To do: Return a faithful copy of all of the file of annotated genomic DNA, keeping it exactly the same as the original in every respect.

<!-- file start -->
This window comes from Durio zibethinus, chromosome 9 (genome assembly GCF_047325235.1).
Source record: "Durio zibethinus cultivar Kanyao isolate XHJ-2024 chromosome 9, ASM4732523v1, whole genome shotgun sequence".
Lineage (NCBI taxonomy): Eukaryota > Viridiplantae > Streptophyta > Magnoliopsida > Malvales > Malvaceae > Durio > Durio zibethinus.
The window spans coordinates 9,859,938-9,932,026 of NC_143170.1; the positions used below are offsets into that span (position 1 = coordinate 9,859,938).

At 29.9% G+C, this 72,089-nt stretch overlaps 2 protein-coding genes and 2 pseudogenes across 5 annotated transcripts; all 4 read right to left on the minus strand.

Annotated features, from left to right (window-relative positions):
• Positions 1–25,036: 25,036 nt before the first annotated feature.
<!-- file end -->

This window comes from Durio zibethinus, chromosome 9 (genome assembly GCF_047325235.1).
Source record: "Durio zibethinus cultivar Kanyao isolate XHJ-2024 chromosome 9, ASM4732523v1, whole genome shotgun sequence".
Lineage (NCBI taxonomy): Eukaryota > Viridiplantae > Streptophyta > Magnoliopsida > Malvales > Malvaceae > Durio > Durio zibethinus.
The window spans coordinates 9,859,938-9,932,026 of NC_143170.1; the positions used below are offsets into that span (position 1 = coordinate 9,859,938).

At 29.9% G+C, this 72,089-nt stretch overlaps 2 protein-coding genes and 2 pseudogenes across 5 annotated transcripts; all 4 read right to left on the minus strand.

Annotated features, from left to right (window-relative positions):
• Positions 1–25,036: 25,036 nt before the first annotated feature.